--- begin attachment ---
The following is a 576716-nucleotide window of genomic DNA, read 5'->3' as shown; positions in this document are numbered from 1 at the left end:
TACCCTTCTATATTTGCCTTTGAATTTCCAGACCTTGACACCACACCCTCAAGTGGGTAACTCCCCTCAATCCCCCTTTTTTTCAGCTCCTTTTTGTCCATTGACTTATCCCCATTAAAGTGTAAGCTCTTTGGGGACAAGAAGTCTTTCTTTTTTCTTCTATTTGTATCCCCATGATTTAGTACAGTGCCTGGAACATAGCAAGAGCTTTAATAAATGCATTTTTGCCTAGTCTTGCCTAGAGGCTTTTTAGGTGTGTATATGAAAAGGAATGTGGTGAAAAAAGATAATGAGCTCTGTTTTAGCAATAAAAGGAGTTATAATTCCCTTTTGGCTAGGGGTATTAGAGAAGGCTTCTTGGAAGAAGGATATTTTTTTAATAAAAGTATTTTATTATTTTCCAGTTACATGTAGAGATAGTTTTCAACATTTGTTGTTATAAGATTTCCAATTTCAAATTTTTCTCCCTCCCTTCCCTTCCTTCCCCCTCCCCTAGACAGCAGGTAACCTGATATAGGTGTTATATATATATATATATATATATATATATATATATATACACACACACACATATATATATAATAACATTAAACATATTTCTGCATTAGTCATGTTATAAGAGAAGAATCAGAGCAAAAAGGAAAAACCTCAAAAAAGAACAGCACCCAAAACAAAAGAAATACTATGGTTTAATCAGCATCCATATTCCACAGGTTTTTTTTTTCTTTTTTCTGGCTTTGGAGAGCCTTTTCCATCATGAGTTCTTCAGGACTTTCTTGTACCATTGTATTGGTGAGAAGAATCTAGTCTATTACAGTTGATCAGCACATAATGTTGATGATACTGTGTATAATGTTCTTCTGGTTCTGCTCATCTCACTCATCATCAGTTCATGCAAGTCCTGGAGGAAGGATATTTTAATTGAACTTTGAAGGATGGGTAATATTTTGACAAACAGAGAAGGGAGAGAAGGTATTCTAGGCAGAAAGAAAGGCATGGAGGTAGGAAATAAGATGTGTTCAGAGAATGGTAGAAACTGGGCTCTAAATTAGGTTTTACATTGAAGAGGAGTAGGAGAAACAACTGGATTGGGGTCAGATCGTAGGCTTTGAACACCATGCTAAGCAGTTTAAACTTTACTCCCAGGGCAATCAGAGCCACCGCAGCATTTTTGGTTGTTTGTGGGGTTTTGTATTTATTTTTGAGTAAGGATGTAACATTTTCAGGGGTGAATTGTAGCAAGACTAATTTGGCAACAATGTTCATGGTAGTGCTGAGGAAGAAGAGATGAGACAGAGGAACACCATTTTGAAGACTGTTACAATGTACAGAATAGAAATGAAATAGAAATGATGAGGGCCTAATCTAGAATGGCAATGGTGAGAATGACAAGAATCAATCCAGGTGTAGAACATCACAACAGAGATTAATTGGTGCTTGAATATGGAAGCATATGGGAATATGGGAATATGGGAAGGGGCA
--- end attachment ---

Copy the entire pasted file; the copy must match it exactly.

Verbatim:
The following is a 576716-nucleotide window of genomic DNA, read 5'->3' as shown; positions in this document are numbered from 1 at the left end:
TACCCTTCTATATTTGCCTTTGAATTTCCAGACCTTGACACCACACCCTCAAGTGGGTAACTCCCCTCAATCCCCCTTTTTTTCAGCTCCTTTTTGTCCATTGACTTATCCCCATTAAAGTGTAAGCTCTTTGGGGACAAGAAGTCTTTCTTTTTTCTTCTATTTGTATCCCCATGATTTAGTACAGTGCCTGGAACATAGCAAGAGCTTTAATAAATGCATTTTTGCCTAGTCTTGCCTAGAGGCTTTTTAGGTGTGTATATGAAAAGGAATGTGGTGAAAAAAGATAATGAGCTCTGTTTTAGCAATAAAAGGAGTTATAATTCCCTTTTGGCTAGGGGTATTAGAGAAGGCTTCTTGGAAGAAGGATATTTTTTTAATAAAAGTATTTTATTATTTTCCAGTTACATGTAGAGATAGTTTTCAACATTTGTTGTTATAAGATTTCCAATTTCAAATTTTTCTCCCTCCCTTCCCTTCCTTCCCCCTCCCCTAGACAGCAGGTAACCTGATATAGGTGTTATATATATATATATATATATATATATATATATATATACACACACACACATATATATATAATAACATTAAACATATTTCTGCATTAGTCATGTTATAAGAGAAGAATCAGAGCAAAAAGGAAAAACCTCAAAAAAGAACAGCACCCAAAACAAAAGAAATACTATGGTTTAATCAGCATCCATATTCCACAGGTTTTTTTTTTCTTTTTTCTGGCTTTGGAGAGCCTTTTCCATCATGAGTTCTTCAGGACTTTCTTGTACCATTGTATTGGTGAGAAGAATCTAGTCTATTACAGTTGATCAGCACATAATGTTGATGATACTGTGTATAATGTTCTTCTGGTTCTGCTCATCTCACTCATCATCAGTTCATGCAAGTCCTGGAGGAAGGATATTTTAATTGAACTTTGAAGGATGGGTAATATTTTGACAAACAGAGAAGGGAGAGAAGGTATTCTAGGCAGAAAGAAAGGCATGGAGGTAGGAAATAAGATGTGTTCAGAGAATGGTAGAAACTGGGCTCTAAATTAGGTTTTACATTGAAGAGGAGTAGGAGAAACAACTGGATTGGGGTCAGATCGTAGGCTTTGAACACCATGCTAAGCAGTTTAAACTTTACTCCCAGGGCAATCAGAGCCACCGCAGCATTTTTGGTTGTTTGTGGGGTTTTGTATTTATTTTTGAGTAAGGATGTAACATTTTCAGGGGTGAATTGTAGCAAGACTAATTTGGCAACAATGTTCATGGTAGTGCTGAGGAAGAAGAGATGAGACAGAGGAACACCATTTTGAAGACTGTTACAATGTACAGAATAGAAATGAAATAGAAATGATGAGGGCCTAATCTAGAATGGCAATGGTGAGAATGACAAGAATCAATCCAGGTGTAGAACATCACAACAGAGATTAATTGGTGCTTGAATATGGAAGCATATGGGAATATGGGAATATGGGAAGGGGCA